The case for reading the Amazons as a lesbian society is clear in the movie. Most people have sexual desires and needs and therefore you can’t have a women’s utopia without partnered sex. There are no men on Themyscira, so clearly women having romantic and sexual relationships with each other is the norm.
When one of the main Amazons dies on screen another Amazon we hadn’t seen before runs over to her immediately grabbing her body and mourning. The camera lingers on the couple for a while and most people I’ve spoken with, unprovoked by me, have assumed that other woman is the slain character’s wife.
Diana is from a place where same-sex romance is the norm. We know she is interested in sex because in her frank conversation with Steve on the small boat she brags of having read 13 books of Themysciran erotic treatises. I didn’t catch the books’ name, but it sounded like a mash-up of the Kama Sutra, Aristotle and Sappho.
She goes on to say these erotic treatises concluded that “men aren’t necessary for pleasure.” Now a viewer could interpret that as a statement about how great masturbation is and in fact Warner Brothers may be counting on viewers to read the scene that way. The notion of a society with only masturbation for sex is a preposterous interpretation against a more likely queer interpretation.
And here’s the crux: if anyone argues that Diana is heterosexual they are denying that characters, just like people, can be attracted to more than one gender. So the fact that the only romance we see Diana having in the movie is with a man in no way precludes her having romances with women before or after the movie.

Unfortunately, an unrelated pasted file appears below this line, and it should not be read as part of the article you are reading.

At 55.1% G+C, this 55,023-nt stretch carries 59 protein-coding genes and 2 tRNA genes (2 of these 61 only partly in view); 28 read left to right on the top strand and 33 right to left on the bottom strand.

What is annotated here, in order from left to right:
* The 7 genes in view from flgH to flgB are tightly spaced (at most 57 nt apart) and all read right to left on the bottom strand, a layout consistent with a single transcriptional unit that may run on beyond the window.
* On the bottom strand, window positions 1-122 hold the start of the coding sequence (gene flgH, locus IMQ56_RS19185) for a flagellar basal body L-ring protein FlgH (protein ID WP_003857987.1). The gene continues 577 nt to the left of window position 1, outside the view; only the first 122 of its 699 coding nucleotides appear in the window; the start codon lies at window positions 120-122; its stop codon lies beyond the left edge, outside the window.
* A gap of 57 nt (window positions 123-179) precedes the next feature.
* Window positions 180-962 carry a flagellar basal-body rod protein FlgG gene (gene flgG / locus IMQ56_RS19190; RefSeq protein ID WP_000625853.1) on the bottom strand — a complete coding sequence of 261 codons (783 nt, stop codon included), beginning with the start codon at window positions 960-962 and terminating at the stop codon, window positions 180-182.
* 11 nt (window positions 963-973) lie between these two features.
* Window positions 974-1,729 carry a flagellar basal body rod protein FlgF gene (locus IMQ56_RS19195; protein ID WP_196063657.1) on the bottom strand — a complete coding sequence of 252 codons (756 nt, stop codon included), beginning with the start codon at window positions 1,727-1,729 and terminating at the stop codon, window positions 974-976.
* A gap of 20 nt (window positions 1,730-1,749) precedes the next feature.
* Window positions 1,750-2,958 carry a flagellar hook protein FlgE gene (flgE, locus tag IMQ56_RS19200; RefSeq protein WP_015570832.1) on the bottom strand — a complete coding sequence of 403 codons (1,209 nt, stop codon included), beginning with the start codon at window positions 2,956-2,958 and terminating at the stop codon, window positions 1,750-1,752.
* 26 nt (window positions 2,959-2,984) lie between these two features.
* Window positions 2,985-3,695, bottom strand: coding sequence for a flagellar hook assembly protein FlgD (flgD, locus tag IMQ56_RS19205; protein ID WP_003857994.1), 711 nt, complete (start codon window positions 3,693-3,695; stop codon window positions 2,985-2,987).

I’m a bisexual woman who is married to a man (Hey handsome! Thanks for spellchecking this). Even though I am married to a man I am still bisexual. I regularly have to explain this fact to both straight and gay people who seem to believe that the gender of a person’s romantic partner dictates their sexual orientation. It doesn’t. Here’s a handy cartoon that is a visual metaphor of a pull-out couch illustrating what I mean.
The fact that I, a married bisexual woman had to check myself on saying that the movie made Diana straight is a sign of how ingrained heterosexual readings of films are. I knew that no matter what Warner Bros did MY Diana was bisexual. But I wrongly presumed the movie’s Diana wouldn’t be queer because she was bound to kiss Steve. Diana kisses Steve but she’s still queer.
The movie should have shown LGBTQ relationships in a blindingly clear light so that even the most heterosexist society couldn’t look away. Only a glaringly heterosexist society — like the one that LGBTQ people and intersectional feminists are fighting to free us from, would make Themyscira straight.